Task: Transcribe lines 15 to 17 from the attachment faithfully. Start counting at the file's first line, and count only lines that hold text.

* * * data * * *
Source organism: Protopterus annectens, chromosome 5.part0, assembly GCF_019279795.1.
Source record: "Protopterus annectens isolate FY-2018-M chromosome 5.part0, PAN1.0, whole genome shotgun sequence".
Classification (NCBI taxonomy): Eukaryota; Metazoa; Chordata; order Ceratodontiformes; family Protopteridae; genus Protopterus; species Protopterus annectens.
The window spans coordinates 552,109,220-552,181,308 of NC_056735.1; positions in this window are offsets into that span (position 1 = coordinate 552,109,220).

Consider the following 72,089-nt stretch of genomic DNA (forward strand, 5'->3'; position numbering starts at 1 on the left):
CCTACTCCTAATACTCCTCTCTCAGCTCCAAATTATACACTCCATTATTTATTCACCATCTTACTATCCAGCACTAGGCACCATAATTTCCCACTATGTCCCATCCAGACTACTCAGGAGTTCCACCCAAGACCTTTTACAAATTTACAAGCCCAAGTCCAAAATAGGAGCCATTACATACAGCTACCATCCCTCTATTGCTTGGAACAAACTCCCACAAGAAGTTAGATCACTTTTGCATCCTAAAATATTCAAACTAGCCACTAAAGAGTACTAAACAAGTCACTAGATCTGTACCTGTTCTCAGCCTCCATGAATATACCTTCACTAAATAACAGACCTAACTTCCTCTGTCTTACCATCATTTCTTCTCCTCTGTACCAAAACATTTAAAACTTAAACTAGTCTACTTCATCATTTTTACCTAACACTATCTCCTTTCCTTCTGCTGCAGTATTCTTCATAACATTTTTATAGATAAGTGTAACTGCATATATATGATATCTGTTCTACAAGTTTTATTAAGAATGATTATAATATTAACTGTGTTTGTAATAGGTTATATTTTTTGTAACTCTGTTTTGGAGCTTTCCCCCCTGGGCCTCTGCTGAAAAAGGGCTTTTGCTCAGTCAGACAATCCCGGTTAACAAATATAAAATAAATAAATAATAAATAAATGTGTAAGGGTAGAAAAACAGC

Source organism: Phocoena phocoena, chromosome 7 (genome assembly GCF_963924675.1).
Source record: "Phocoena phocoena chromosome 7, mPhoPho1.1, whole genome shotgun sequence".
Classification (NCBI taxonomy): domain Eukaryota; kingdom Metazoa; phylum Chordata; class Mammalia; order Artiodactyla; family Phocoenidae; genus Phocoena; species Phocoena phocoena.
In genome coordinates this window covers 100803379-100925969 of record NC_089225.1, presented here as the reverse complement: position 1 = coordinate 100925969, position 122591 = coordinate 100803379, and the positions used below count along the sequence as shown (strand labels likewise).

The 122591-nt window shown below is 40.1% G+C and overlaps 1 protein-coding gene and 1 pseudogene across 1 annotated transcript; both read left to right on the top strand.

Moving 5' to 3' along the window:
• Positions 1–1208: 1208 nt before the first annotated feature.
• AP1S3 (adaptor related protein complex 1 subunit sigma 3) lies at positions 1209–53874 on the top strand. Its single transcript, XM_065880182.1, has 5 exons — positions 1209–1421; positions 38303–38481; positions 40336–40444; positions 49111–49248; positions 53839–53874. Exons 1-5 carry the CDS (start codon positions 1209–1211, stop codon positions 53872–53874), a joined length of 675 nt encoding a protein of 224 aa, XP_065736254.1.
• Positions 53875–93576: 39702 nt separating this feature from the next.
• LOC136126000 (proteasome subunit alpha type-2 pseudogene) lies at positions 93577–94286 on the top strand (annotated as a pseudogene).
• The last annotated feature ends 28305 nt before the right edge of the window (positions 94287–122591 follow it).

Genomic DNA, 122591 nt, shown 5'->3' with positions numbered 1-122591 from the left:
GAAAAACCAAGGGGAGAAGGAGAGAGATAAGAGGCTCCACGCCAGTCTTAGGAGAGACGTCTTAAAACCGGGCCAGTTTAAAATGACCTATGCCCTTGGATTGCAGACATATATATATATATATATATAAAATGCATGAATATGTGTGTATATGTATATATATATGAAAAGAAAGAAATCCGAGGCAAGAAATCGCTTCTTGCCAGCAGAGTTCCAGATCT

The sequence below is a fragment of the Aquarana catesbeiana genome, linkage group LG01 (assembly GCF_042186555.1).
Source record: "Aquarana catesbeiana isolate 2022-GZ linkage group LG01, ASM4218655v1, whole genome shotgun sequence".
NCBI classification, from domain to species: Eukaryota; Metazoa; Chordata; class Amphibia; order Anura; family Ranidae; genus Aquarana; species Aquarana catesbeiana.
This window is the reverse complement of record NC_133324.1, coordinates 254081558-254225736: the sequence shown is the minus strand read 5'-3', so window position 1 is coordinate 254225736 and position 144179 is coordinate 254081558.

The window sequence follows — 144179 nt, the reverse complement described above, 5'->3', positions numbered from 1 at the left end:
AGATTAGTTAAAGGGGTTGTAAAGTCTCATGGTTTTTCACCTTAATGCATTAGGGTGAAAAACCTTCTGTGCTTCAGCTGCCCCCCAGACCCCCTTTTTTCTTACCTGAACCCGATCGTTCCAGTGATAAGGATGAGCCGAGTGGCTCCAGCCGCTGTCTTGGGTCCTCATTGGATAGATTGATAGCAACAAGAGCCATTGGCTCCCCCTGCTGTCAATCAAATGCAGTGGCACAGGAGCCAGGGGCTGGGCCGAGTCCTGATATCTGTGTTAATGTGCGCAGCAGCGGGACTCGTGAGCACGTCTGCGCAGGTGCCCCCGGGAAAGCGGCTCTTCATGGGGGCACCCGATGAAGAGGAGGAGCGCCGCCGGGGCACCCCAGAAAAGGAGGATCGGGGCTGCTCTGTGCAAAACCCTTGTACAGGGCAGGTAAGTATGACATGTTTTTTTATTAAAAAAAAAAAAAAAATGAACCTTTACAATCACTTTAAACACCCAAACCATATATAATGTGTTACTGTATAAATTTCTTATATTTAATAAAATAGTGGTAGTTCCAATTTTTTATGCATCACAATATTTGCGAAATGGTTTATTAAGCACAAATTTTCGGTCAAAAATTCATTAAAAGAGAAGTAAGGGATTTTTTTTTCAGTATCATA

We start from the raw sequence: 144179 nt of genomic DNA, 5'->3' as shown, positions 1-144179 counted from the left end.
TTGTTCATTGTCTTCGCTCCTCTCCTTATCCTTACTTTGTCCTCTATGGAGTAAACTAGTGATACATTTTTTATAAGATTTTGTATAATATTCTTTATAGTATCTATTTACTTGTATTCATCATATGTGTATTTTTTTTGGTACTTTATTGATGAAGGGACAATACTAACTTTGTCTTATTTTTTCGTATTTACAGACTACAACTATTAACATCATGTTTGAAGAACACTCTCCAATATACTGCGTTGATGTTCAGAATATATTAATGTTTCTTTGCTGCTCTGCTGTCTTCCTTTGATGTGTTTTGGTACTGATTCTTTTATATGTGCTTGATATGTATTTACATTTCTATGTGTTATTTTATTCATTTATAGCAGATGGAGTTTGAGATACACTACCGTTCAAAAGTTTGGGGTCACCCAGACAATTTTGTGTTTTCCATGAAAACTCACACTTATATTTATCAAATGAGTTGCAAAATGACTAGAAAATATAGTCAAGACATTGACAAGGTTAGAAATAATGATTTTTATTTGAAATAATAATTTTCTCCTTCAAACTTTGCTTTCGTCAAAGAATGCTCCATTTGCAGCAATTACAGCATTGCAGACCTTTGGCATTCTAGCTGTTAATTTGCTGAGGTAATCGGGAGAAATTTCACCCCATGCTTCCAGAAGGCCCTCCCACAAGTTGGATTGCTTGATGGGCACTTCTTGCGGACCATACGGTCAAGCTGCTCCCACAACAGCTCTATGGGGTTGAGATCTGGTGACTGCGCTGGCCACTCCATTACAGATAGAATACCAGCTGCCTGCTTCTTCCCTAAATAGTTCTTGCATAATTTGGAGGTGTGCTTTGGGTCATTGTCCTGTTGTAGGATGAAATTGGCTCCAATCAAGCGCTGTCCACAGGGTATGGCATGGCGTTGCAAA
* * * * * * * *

• Positions 53875–93576: 39702 nt separating this feature from the next.
• LOC136126000 (proteasome subunit alpha type-2 pseudogene) lies at positions 93577–94286 on the top strand (annotated as a pseudogene).
• The last annotated feature ends 28305 nt before the right edge of the window (positions 94287–122591 follow it).